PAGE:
1. Fort Tejon; January 9, 1857
Magnitude 7.9

Often compared to the devastating 1906 San Francisco earthquake, the Fort Tejon quake actually caused larger average ground movements than the more famous 1906 quake. Horizontal displacement along the fault was as much as 29.5 feet (9 meters). The rupture, which shook the San Andreas fault north of Los Angeles, set off tremors felt throughout northern and southern California and inland as far east as Las Vegas. One person died when an adobe house collapsed.

2. Owens Valley; March 26, 1872
Magnitude 7.4

Twenty-seven people were killed when a row of houses collapsed in Lone Pine, east of the Sierra Nevada mountains, in the early morning. Both dip-slip and strike-slip faulting, referring to vertical and horizontal movements of the Earth's crust, occurred on the Owens Valley fault, moving the ground horizontally as much as 23 feet (seven meters) and vertically an average of three feet (one meter). The earthquake was felt throughout California and into Nevada. It stopped clocks in San Diego and caused an estimated $250,000 of property loss, a large amount of money at the time.

3. Imperial Valley; February 24, 1892
Magnitude 7.8

Ground fissures and rock slides, crumbled adobe and plaster, and some 155 tremors followed this quake that struck near Baja, California. Both dip-slip and strike-slip movement probably produced the earthquake on the Laguna Salada fault. Aftershocks continued every few days through April 1892. But the earthquake affected a largely uninhabited region, and no deaths were reported.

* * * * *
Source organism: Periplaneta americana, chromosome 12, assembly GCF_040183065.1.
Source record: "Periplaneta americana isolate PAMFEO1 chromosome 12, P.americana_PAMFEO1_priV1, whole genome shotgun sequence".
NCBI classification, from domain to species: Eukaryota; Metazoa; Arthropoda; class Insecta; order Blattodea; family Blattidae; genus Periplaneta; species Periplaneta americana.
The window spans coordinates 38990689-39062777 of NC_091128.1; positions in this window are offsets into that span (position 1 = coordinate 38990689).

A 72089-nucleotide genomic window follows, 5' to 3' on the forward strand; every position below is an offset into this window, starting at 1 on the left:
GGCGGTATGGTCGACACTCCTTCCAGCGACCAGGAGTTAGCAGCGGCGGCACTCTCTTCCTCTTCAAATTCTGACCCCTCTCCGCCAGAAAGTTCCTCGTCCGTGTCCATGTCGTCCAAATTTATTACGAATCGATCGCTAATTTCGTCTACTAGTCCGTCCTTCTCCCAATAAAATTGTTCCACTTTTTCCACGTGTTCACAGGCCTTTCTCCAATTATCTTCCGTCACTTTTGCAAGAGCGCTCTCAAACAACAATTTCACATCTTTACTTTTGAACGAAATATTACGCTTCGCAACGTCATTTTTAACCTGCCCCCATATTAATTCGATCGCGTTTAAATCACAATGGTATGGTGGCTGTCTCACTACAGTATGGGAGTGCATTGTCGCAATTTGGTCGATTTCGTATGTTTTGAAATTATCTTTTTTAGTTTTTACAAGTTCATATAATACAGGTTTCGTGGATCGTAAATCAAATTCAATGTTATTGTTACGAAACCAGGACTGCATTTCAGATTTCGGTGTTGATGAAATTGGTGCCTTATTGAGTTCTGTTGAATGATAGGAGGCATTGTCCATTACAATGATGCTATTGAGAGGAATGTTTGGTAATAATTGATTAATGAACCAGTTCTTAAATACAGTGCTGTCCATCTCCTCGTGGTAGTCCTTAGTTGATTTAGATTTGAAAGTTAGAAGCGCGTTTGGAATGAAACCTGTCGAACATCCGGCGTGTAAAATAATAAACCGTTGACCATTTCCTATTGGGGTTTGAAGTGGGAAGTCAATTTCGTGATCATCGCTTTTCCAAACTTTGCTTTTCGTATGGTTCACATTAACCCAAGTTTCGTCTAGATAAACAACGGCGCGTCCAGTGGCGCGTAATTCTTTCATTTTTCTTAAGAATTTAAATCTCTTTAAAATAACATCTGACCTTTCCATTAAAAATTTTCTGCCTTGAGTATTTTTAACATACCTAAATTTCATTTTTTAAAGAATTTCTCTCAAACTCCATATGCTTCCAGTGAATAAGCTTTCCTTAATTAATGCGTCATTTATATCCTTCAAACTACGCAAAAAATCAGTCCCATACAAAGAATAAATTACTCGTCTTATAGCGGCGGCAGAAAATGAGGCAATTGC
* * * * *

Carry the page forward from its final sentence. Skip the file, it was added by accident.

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The "Great Quake" of 1906 left the city of San Francisco severely damaged. It remains one of the most significant earthquakes in U.S. history.

4. San Francisco; April 18, 1906
Magnitude 7.8

Striking early in the morning, the "Great Quake" of 1906 left more than 80 percent of the city damaged from the quake itself and from fires. With the quake's epicenter near San Francisco, tremors from the shaking caused by rupture and horizontal displacement of the San Andreas fault were felt from southern Oregon to southern California and inland to central Nevada. Although some estimates place the number of deaths from the earthquake and fires at around 700, the number is now thought to be at least 3,000.